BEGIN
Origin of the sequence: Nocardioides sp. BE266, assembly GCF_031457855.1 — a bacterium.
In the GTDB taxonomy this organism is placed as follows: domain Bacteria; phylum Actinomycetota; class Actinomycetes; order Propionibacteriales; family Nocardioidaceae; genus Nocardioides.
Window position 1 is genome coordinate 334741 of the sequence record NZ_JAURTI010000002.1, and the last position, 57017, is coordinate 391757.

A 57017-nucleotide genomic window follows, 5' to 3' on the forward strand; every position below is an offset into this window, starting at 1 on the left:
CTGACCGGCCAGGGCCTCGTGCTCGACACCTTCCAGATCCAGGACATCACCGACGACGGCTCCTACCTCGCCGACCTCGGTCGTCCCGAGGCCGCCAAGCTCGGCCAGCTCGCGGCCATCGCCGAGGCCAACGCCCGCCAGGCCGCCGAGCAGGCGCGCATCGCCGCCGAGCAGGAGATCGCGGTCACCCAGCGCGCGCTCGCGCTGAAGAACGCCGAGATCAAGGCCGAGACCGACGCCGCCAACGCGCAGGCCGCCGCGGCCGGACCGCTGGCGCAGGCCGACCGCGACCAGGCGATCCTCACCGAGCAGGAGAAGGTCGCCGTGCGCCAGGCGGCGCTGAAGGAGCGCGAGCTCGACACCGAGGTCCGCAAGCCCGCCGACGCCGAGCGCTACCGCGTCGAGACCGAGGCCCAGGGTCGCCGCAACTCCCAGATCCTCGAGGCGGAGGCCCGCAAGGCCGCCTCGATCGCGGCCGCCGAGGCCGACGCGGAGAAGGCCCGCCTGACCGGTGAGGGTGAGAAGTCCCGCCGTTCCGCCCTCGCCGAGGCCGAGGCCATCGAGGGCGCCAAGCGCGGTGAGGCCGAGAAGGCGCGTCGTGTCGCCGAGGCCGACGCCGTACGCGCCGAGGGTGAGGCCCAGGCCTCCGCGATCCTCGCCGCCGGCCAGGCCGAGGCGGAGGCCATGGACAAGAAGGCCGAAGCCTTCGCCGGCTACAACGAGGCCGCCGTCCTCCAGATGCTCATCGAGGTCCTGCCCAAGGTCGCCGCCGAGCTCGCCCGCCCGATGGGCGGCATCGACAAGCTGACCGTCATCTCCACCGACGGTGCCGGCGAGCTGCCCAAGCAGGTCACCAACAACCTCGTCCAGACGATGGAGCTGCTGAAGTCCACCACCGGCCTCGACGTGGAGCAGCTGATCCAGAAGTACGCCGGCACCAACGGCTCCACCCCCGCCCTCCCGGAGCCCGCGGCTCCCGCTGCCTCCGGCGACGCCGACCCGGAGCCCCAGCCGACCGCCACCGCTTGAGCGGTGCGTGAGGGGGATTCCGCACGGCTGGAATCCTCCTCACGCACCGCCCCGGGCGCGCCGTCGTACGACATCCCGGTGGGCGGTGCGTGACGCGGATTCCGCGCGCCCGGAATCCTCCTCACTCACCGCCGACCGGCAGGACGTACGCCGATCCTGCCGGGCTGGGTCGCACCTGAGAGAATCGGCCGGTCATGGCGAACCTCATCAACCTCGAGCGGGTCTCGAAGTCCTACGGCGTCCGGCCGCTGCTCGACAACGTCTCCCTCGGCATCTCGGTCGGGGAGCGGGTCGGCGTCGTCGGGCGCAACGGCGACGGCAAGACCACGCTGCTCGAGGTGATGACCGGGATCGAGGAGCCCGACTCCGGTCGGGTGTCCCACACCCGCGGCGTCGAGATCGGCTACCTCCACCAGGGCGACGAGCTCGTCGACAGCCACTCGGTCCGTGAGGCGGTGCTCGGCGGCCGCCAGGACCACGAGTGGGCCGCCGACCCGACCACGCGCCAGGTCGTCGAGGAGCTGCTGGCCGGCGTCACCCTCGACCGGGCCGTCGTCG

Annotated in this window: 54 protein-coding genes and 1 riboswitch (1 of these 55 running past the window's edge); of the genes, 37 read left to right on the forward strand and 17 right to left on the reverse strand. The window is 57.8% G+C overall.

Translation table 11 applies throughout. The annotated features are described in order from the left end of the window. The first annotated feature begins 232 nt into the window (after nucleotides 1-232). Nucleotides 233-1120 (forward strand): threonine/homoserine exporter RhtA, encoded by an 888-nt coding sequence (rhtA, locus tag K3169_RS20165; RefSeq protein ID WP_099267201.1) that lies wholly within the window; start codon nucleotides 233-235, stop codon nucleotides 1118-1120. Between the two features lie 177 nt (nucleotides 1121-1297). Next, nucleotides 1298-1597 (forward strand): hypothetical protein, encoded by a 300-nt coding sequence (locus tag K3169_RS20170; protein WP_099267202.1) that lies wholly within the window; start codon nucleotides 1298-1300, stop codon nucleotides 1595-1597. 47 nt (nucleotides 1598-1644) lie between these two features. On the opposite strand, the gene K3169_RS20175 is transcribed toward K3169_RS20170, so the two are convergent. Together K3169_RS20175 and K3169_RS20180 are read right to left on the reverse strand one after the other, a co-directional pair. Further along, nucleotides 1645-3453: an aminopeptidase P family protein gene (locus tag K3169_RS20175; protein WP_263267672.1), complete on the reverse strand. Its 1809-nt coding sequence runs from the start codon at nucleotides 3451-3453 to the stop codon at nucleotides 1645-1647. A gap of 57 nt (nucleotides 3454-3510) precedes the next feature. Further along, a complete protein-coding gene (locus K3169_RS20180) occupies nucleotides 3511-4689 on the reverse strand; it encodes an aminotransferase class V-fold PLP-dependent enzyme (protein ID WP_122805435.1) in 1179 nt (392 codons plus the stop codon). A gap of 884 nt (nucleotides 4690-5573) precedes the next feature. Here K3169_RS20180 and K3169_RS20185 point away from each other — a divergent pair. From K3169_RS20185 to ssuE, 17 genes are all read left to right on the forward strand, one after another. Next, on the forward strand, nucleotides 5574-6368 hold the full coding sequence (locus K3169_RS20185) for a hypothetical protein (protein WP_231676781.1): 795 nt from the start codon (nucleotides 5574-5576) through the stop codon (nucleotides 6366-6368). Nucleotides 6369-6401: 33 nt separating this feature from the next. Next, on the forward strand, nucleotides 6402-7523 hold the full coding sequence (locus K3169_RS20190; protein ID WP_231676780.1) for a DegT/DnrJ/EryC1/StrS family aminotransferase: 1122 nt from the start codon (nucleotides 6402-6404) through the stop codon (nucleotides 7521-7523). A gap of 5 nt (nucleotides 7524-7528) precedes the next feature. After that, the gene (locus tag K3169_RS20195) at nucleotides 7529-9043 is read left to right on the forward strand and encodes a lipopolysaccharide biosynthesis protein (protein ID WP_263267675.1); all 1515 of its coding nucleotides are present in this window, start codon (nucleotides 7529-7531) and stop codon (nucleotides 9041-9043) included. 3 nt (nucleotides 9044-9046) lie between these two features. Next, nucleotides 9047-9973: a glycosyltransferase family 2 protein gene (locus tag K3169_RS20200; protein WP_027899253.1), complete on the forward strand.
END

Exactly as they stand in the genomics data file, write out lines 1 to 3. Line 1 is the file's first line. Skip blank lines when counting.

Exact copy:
Origin of the sequence: Nocardioides sp. BE266, assembly GCF_031457855.1 — a bacterium.
In the GTDB taxonomy this organism is placed as follows: domain Bacteria; phylum Actinomycetota; class Actinomycetes; order Propionibacteriales; family Nocardioidaceae; genus Nocardioides.
Window position 1 is genome coordinate 334741 of the sequence record NZ_JAURTI010000002.1, and the last position, 57017, is coordinate 391757.